Civil trial for KKK group begins

Civil rights lawyer tells Kentucky judge: Klan outfit called to torture Jews before killing them.

ku klux klan 88 (photo credit: )
ku klux klan 88
(photo credit: )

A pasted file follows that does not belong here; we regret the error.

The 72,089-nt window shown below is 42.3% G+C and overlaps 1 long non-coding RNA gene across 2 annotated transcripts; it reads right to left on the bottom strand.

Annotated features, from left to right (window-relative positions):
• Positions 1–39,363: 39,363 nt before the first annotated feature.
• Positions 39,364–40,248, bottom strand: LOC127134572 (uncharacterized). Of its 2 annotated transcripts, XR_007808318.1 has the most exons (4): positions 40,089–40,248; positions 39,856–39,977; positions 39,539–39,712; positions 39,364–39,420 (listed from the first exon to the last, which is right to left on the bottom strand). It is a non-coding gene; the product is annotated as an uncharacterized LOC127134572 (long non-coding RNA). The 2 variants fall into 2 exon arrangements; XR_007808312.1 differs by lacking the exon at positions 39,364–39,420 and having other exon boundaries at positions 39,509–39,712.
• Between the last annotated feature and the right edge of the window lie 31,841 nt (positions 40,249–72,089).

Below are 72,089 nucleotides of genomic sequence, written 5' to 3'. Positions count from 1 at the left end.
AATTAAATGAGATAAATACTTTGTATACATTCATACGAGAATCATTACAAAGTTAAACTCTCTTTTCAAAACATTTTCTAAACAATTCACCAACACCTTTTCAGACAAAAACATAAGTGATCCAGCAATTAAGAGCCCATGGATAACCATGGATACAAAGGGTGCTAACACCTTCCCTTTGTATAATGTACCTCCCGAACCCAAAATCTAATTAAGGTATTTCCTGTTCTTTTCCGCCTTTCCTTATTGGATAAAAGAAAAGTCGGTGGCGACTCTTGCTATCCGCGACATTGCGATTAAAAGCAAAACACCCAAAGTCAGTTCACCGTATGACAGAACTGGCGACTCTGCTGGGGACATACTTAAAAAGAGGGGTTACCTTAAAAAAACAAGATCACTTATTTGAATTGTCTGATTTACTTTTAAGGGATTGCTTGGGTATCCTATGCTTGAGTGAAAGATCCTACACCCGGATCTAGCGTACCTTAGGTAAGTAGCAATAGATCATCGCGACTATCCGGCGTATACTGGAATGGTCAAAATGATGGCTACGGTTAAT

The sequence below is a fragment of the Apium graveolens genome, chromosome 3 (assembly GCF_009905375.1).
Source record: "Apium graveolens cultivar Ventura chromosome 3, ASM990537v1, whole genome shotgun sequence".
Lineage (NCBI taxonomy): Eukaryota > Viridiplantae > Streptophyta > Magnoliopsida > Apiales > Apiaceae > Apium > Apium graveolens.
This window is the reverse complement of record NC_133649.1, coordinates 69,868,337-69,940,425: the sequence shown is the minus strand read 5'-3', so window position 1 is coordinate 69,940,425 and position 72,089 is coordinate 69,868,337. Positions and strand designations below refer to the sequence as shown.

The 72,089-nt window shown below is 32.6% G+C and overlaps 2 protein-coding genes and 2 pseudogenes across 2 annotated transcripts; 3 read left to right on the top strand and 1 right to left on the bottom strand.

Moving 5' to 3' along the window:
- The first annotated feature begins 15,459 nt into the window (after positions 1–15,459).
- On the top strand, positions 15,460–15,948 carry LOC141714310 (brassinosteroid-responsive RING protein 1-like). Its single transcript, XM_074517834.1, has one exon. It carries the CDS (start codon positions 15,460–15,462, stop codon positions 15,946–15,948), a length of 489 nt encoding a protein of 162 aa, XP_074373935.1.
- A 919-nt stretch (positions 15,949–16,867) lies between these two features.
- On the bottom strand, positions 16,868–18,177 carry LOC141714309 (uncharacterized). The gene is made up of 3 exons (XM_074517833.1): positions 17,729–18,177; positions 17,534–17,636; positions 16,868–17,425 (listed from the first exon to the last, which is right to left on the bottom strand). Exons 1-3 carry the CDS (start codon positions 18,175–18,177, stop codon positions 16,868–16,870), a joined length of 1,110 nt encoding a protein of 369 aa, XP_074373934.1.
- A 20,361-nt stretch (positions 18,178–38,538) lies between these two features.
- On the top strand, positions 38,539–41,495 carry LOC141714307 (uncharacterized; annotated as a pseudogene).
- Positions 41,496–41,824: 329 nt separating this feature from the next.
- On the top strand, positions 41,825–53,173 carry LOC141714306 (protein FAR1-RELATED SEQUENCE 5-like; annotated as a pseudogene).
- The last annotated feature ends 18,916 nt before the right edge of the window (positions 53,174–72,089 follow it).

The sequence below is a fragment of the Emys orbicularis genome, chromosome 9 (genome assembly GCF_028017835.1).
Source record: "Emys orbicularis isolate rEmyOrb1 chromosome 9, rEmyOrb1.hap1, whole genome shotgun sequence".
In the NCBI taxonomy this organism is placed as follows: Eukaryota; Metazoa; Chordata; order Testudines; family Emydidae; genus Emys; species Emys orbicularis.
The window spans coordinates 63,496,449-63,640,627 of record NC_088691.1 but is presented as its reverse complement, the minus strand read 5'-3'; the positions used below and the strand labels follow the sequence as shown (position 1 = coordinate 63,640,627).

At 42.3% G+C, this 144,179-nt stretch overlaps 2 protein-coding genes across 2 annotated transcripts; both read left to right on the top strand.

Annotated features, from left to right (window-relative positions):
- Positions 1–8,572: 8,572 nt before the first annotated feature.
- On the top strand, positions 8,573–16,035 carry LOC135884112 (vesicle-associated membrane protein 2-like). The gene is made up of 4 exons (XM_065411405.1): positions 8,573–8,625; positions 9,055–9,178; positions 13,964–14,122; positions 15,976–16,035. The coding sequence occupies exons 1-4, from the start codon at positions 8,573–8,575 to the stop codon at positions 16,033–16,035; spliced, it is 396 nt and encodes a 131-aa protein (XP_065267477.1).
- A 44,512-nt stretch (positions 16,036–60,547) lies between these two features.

A civil rights attorney argued Wednesday that a Kentucky-based Ku Klux Klan chapter incited violence against minorities with racist speeches, a charge denied by the group's leader in later testimony during the group's civil trial. The Southern Poverty Law Center has sued the nation's second-largest Klan outfit on behalf of a Latino teen who was severely beaten in 2006 at a county fair by two Klan members. The Klansmen were convicted and served two years in prison. The center wants its lawsuit to bankrupt the group, Imperial Klans of America. "Speakers would stand up and say, 'Kill the Jews. But, before you kill them, torture them first,"' law center co-founder Morris Dees said in his opening statement. The speeches and "hate metal" music were prevalent each spring at "Nordic Fest," an annual gathering of neo-Nazis, skinheads and Klansmen at Grand Wizard Ron Edwards' 28-acre (11-hectare) compound in southwest Kentucky, Dees said. Called to the stand later by Dees, Edwards countered that the group is not normally violent but would defend itself if provoked, like a caged animal. "We're no more dangerous than a rabbit or a dog," Edwards said. "Put your hand in their mouth and it might bite you." The lawsuit against the chapter, Edwards and Klansman Jarred Hensley seeks a "substantial judgment" for the beating of Jordan Gruver. Hensley and fellow Klansman Andrew Watkins were convicted in the beating, but Watkins and other members initially named in the civil lawsuit have reached undisclosed settlements with the law center. Edwards and Hensley told jurors in their opening statements that they were not violent and did not hurt anyone. Edwards said the people who beat the teenager were not part of his Klan and were not recruiting for him that night. "I stay above the law," said Edwards, whose arms and neck are covered in tattoos of crosses and Nazi symbols. Hensley, wearing an Imperial Klans of America golf shirt and chewing gum, also denied setting out to injure Gruver that night and said he wasn't at the fair to recruit. "We were there to have a good time," Hensley said. Dees said Edwards used the Imperial Klans of America and its affiliation with other groups as a way to make money by charging for membership and through a record label, White Rider Records, that sells music filled with hate lyrics. During "Nordic Fest," Edwards doesn't partake in the speeches and music, Dees said. Instead, he stays at the front gate, collecting cash from people. "He operates in cash," Dees said. Edwards said there was nothing sinister about his entrepreneurial attempts, including the record company. "I'm going to prove I have the right to put out CDs like blacks put out rap," Edwards said in his opening statement. Later during more than 90 minutes of questioning, Dees talked about the group's shaky finances and repeated accusations it uses violence against minorities. Edwards repeated several times that the group isn't violent. But Dees played a clip from a National Geographic documentary filmed earlier this year in which Edwards expressed a different sentiment. "We can be very violent ... and do what we have to do to survive," Edwards said on the video. Edwards testified that the comments were taken out of context. The trial drew about two dozen spectators, including several people wearing black jackets with swastikas and other Nazi symbols. A state trooper told one of the black-jacketed spectators not to stare at witnesses and jurors during a break in the testimony.